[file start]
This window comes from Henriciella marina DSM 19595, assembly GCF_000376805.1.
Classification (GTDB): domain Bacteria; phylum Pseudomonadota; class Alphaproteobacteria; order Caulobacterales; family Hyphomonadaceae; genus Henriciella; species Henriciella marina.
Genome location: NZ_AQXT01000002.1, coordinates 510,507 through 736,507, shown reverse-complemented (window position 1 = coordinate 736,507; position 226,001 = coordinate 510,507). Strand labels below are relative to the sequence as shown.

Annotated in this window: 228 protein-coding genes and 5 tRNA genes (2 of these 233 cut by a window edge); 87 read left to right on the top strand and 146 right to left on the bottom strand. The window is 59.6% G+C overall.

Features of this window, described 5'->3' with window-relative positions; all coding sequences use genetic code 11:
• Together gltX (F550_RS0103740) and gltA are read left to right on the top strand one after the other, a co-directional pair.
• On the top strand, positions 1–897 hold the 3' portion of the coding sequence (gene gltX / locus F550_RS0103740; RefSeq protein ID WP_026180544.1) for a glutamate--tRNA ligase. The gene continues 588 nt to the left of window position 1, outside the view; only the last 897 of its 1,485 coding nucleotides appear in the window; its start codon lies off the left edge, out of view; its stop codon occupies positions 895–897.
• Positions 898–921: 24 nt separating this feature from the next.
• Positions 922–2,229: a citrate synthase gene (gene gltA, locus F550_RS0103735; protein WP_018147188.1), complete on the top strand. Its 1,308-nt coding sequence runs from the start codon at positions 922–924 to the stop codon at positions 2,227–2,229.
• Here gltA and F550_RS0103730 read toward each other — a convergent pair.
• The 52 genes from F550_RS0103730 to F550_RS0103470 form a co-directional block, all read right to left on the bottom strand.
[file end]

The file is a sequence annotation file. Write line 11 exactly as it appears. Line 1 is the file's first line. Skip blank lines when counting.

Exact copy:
• The 52 genes from F550_RS0103730 to F550_RS0103470 form a co-directional block, all read right to left on the bottom strand.